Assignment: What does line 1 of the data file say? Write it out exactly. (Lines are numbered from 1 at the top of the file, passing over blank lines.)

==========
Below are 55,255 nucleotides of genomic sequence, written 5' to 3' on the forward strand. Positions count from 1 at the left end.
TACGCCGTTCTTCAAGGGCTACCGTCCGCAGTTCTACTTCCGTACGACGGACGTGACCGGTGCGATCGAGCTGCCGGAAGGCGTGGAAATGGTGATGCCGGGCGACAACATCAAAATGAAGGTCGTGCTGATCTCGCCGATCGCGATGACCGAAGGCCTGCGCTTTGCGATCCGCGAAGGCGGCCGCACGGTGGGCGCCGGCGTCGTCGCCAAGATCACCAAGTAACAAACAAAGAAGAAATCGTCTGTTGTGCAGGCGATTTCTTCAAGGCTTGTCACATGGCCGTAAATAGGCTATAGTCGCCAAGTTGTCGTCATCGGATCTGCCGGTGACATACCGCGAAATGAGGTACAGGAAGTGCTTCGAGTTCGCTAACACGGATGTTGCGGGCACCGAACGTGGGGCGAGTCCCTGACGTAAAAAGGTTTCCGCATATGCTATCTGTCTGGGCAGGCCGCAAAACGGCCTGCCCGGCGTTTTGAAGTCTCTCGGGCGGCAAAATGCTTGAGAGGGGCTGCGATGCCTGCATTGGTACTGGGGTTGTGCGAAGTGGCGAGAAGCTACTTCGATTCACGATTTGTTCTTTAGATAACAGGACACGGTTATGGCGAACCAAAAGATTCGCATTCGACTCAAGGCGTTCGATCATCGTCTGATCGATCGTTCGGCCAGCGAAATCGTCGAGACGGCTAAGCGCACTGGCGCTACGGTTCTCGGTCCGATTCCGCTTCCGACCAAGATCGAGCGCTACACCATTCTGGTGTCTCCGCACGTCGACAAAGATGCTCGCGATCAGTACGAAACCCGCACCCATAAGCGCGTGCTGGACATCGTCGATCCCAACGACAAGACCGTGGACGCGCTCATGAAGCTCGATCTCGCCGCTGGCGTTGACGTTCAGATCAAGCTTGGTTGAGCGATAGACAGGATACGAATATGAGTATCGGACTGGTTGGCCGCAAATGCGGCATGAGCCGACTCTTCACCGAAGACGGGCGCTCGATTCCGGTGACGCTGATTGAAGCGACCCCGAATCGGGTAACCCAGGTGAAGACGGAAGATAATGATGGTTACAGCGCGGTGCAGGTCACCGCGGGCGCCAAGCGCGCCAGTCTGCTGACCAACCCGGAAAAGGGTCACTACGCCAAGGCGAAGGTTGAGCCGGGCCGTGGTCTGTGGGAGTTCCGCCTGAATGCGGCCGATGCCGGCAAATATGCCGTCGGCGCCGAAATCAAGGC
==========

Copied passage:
Below are 55,255 nucleotides of genomic sequence, written 5' to 3' on the forward strand. Positions count from 1 at the left end.